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Interpreting Marinelli's Parable of the Tunnel

Rod Marinelli is the coach of an 0-9 football team. This alone is likely to cause some hallucinations, but even such intense pressure doesn't fully explain the parable of the tunnel Marinelli trotted out in yesterday's press conference in Detroit. ↵

↵Ahem: ↵

↵⇥“You’re in this dark tunnel and you’ve got no way out,” he said. “You’re waiting for light, and you see that light, what do you do? What do you do? You start digging and getting out. ... I’ve always believed you stay in the tunnel and you keep digging when you expect no light. ↵⇥

↵⇥“You have the same faith when you expect no light. You have the same belief in what you’re doing when you expect no light. ... It’s dark and I’m going to dig through. My shovel is sharp and my pick is sharp and my will is outstanding.” ↵⇥

↵I have a degree in English, so we're right in my wheelhouse here when it comes to literary interpretation. The possible meanings behind Marinelli's speech are endless, but the leading suspects are: ↵

↵1. Marinelli's been reading Plato. Clearly, this is an an allusion to the Allegory of the Cave, Socrates' famous metaphor for human existence. Except that instead of being chained to the wall in dim light, the roof has caved in, there's no hope, and you have a pickaxe. Clear enough, and testament to his fine California Lutheran Education that he can just drop classical philosophy with such ease. ↵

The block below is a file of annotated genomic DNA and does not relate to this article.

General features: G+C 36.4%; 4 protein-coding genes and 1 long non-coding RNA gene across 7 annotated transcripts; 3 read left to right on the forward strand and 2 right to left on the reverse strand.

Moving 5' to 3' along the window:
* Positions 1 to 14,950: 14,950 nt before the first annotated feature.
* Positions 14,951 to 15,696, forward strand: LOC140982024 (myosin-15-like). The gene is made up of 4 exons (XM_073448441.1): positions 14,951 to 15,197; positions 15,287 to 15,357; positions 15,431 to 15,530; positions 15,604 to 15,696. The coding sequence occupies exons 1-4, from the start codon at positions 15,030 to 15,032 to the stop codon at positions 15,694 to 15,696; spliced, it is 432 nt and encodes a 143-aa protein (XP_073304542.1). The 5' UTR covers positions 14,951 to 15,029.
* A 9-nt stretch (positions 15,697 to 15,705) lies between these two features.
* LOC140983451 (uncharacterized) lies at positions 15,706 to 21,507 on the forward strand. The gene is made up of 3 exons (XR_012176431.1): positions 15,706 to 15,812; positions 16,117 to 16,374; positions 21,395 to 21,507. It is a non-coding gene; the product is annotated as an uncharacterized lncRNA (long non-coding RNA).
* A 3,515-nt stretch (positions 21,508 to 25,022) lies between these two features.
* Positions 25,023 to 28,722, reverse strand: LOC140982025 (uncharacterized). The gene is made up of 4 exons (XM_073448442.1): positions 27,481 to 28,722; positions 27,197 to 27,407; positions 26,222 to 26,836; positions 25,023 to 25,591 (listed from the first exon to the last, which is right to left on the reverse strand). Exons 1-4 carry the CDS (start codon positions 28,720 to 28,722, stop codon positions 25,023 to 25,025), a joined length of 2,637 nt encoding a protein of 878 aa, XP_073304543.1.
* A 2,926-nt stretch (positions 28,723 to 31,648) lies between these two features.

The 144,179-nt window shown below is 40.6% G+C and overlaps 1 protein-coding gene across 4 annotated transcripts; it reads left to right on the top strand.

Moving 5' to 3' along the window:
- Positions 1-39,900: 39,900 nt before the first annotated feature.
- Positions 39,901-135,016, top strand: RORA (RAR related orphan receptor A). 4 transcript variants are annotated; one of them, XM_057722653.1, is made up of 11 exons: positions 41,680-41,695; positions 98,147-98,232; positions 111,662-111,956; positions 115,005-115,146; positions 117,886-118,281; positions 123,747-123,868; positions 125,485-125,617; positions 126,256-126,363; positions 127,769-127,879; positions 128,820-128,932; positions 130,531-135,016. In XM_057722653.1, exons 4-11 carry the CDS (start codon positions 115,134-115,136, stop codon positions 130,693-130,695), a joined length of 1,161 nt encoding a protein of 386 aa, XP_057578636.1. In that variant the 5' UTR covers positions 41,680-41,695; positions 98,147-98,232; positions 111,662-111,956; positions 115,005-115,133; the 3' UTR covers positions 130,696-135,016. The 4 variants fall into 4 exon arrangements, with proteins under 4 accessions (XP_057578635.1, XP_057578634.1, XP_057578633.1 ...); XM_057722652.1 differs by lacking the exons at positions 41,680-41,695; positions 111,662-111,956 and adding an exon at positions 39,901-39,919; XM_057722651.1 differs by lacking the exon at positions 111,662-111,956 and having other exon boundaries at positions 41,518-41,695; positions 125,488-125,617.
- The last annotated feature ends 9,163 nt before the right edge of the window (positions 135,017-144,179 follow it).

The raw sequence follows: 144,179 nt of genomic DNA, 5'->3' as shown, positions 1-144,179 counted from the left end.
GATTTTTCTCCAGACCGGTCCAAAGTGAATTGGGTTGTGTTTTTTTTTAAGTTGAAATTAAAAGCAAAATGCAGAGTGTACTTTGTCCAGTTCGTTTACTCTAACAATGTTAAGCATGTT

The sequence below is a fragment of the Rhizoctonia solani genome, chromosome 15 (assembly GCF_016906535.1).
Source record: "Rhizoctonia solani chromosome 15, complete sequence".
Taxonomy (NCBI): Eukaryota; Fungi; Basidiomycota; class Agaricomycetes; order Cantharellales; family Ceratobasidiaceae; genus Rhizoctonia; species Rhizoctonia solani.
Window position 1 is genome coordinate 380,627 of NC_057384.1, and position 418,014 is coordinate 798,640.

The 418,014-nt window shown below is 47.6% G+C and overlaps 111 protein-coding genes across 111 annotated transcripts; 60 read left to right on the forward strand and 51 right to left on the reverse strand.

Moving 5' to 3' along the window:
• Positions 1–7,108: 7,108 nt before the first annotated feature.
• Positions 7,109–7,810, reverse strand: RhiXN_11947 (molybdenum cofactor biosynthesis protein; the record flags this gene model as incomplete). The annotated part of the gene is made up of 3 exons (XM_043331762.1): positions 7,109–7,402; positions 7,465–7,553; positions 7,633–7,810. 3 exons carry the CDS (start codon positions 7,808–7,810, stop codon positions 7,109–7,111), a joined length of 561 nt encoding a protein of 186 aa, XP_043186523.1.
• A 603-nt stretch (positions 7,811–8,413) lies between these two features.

↵2. He's been watching Kill Bill. Marinelli sees himself as being prematurely buried, and is fighting out from under six feet of dirt and the weight of a coffin lid to reach the sun. Another fascinating metaphor, and according to Mythbusters, a sad one for Marinelli: contrary to both Kill Bill and the USA Movie Night classic Buried Alive, it's not possible to dig yourself out of your own grave. ↵


↵3. He's really carrying a pickaxe around the Lions' facility. It's sharp, he's under pressure and hallucinating, and you might just want to avoid him altogether for the rest of 2008, Lions employees, lest he mistake you for a wall of dirt preventing him from seeing the sun. ↵


This post originally appeared on the Sporting Blog. For more, see The Sporting Blog Archives.